Lydia is dead. But they don't know this yet.
After sixteen-year-old Lydia goes missing and her body turns up in the lake, the police rule it as a suicide. But Lydia's family are determined to search for clues to find out what really happened...
'There is much here that might impress Pulitzer and Man Booker judges...Ng brilliantly depicts the destruction that parents can inflict on their children and on each other' Mark Lawson, Guardian
Lydia is the favourite child of Marilyn and James Lee; a girl who inherited her mother's bright blue eyes and her father's jet-black hair. Her parents are determined that Lydia will fulfill the dreams they were unable to pursue - in Marilyn's case that her daughter become a doctor rather than a homemaker, in James's case that Lydia be popular at school, a girl with a busy social life and the centre of every party. But Lydia is under pressures that have nothing to do with growing up in 1970s small town Ohio. Her father is an American born of first-generation Chinese immigrants, and his ethnicity, and hers, make them conspicuous in any setting.
When Lydia's body is found in the local lake, James is consumed by guilt and sets out on a reckless path that may destroy his marriage. Marilyn, devastated and vengeful, is determined to make someone accountable, no matter what the cost. Lydia's older brother, Nathan, is convinced that local bad boy Jack is somehow involved. But it's the youngest in the family - Hannah - who observes far more than anyone realises and who may be the only one who knows what really happened.
And if you loved Everything I Never Told You, don't miss Celeste Ng's second novel Little Fires Eveywhere
What readers are saying:
'Devastating...A truly tragic but devastatingly well written book'
'Ng is a true craftsman. I implore you to read this. Also my favourite ending of a novel so far this year'
'This is the best book I have read this year'
'Really enjoyed this book, deeply moving, sad and thought provoking'
Celeste Ng grew up in Pittsburgh, Pennsylvania, and Shaker Heights, Ohio. She attended Harvard University and earned an MFA from the University of Michigan. Her debut novel, Everything I Never Told You, won the Hopwood Award, the Massachusetts Book Award, the Asian/Pacific American Award for Literature, and the American Library Association's Alex Award. She is a 2016 National Endowment for the Arts Fellow, and she lives in Cambridge, Massachusetts.
The mysterious circumstances of 16-year-old Lydia Lee's tragic death have her loved ones wondering how, exactly, she spent her free time. This ghostly debut novel calls to mind The Lovely Bones - Marie Claire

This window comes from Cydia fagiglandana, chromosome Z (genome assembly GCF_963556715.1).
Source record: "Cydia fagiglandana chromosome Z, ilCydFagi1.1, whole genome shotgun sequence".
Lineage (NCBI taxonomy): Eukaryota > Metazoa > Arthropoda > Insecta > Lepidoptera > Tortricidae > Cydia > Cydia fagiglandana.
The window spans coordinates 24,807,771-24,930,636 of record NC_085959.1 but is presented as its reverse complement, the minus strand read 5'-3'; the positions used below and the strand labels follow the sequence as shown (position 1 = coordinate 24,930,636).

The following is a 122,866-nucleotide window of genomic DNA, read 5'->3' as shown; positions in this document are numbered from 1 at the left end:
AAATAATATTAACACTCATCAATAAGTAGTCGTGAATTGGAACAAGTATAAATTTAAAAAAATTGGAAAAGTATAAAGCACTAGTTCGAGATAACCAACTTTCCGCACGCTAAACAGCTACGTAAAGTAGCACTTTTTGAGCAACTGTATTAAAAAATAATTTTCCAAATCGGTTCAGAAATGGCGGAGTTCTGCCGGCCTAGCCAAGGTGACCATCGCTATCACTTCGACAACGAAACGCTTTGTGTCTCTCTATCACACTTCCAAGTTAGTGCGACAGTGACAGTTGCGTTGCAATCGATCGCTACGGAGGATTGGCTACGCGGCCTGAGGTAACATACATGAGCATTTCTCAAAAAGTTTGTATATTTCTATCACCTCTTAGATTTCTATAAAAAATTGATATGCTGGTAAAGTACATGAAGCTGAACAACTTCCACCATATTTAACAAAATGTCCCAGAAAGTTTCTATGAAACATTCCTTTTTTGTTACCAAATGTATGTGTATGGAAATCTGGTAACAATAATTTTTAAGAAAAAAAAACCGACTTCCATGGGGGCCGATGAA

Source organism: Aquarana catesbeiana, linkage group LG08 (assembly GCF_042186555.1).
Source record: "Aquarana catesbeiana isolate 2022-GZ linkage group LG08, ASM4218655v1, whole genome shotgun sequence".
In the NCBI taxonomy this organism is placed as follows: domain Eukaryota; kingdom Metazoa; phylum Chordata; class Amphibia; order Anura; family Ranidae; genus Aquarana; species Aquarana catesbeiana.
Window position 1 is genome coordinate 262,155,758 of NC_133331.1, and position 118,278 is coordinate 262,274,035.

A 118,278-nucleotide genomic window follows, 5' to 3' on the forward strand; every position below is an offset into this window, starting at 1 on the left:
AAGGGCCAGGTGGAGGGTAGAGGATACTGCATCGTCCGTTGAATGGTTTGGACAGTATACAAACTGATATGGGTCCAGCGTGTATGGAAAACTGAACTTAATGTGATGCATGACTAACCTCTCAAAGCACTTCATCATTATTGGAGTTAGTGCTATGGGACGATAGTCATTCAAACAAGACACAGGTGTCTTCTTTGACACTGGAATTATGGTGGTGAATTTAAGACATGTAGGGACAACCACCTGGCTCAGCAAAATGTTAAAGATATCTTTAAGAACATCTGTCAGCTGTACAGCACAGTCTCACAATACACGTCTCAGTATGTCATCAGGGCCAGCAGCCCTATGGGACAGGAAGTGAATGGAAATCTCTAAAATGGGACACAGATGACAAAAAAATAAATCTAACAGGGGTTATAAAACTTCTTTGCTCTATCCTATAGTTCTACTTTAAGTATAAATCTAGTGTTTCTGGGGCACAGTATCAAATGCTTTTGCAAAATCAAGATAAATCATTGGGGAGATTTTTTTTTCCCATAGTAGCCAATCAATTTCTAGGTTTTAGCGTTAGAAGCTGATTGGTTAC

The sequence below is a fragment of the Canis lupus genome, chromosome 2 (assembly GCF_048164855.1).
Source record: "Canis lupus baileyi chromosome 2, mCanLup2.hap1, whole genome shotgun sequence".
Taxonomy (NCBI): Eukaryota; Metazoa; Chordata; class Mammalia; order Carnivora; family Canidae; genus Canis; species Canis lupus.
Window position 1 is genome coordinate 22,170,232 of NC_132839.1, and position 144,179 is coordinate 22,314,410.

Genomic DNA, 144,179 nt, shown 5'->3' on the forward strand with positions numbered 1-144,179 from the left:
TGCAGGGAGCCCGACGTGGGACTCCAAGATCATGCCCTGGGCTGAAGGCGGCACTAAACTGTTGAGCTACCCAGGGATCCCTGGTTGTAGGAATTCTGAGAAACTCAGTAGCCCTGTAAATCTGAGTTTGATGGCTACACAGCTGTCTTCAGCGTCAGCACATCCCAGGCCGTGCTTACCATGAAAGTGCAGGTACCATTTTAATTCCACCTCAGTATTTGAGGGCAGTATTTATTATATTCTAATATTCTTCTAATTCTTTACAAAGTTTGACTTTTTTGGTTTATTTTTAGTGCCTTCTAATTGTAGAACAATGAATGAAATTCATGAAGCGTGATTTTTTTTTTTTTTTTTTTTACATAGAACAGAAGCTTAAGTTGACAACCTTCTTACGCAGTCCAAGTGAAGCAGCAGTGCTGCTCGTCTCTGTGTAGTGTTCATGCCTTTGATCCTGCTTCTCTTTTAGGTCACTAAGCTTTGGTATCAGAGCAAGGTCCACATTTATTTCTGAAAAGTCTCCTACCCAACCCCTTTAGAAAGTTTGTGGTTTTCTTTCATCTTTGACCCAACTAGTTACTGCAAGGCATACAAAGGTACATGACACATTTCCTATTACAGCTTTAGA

If we know this story, we haven't seen it yet in American fiction, not until now... Ng has set two tasks in this novel's doubled heart-to be exciting, and to tell a story bigger than whatever is behind the crime. She does both by turning the nest of familial resentments into at least four smaller, prickly mysteries full of secrets the family members won't share... What emerges is a deep, heartfelt portrait of a family struggling with its place in history, and a young woman hoping to be the fulfillment of that struggle. This is, in the end, a novel about the burden of being the first of your kind-a burden you do not always survive - New York Times Book Review
Ng constructs a mesmerizing narrative that shrinks enormous issues of race, prejudice, identity, and gender into the miniaturist dynamics of a single family. A breathtaking triumph, reminiscent of prophetic debuts by Ha Jin, Chang-rae Lee, and Chimamanda Adichie, whose first titles matured into spectacular, continuing literary legacies - Library Journal, starred review
Excellent...an accomplished debut... heart-wrenching...Ng deftly pulls together the strands of this complex, multigenerational novel. Everything I Never Told You is an engaging work that casts a powerful light on the secrets that have kept an American family together-and that finally end up tearing it apart. - Los Angeles Times
A powerhouse of a debut novel, a literary mystery crafted out of shimmering prose and precise, painful observation about racial barriers, the burden of familial expectations, and the basic human thirst for belonging... Ng's novel grips readers from page one with the hope of unraveling the mystery behind Lydia's death-and boy does it deliver, on every front. - Huffington Post
Cleverly crafted, emotionally perceptive... Ng sensitively dramatizes issues of gender and race that lie at the heart of the story... Ng's themes of assimilation are themselves deftly interlaced into a taut tale of ever deepening and quickening suspense. - O, The Oprah Magazine
[A] moving tale... of daughters for whom cultural disconnect is but the first challenge - Vogue
Short-listed for CWA Daggers: John Creasey (New Blood) 2015 (UK)
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